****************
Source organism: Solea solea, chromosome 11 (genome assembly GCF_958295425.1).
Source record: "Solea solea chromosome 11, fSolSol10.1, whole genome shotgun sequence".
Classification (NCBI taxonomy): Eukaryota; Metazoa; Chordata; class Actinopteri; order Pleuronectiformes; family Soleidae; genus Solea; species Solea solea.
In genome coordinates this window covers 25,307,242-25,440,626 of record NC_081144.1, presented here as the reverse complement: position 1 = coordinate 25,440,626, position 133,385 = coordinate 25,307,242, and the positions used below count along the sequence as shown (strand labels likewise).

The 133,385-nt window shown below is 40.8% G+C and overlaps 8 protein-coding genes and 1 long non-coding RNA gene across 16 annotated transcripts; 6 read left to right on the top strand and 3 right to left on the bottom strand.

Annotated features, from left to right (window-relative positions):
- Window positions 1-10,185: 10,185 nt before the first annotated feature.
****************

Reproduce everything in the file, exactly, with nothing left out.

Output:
Source organism: Solea solea, chromosome 11 (genome assembly GCF_958295425.1).
Source record: "Solea solea chromosome 11, fSolSol10.1, whole genome shotgun sequence".
Classification (NCBI taxonomy): Eukaryota; Metazoa; Chordata; class Actinopteri; order Pleuronectiformes; family Soleidae; genus Solea; species Solea solea.
In genome coordinates this window covers 25,307,242-25,440,626 of record NC_081144.1, presented here as the reverse complement: position 1 = coordinate 25,440,626, position 133,385 = coordinate 25,307,242, and the positions used below count along the sequence as shown (strand labels likewise).

The 133,385-nt window shown below is 40.8% G+C and overlaps 8 protein-coding genes and 1 long non-coding RNA gene across 16 annotated transcripts; 6 read left to right on the top strand and 3 right to left on the bottom strand.

Annotated features, from left to right (window-relative positions):
- Window positions 1-10,185: 10,185 nt before the first annotated feature.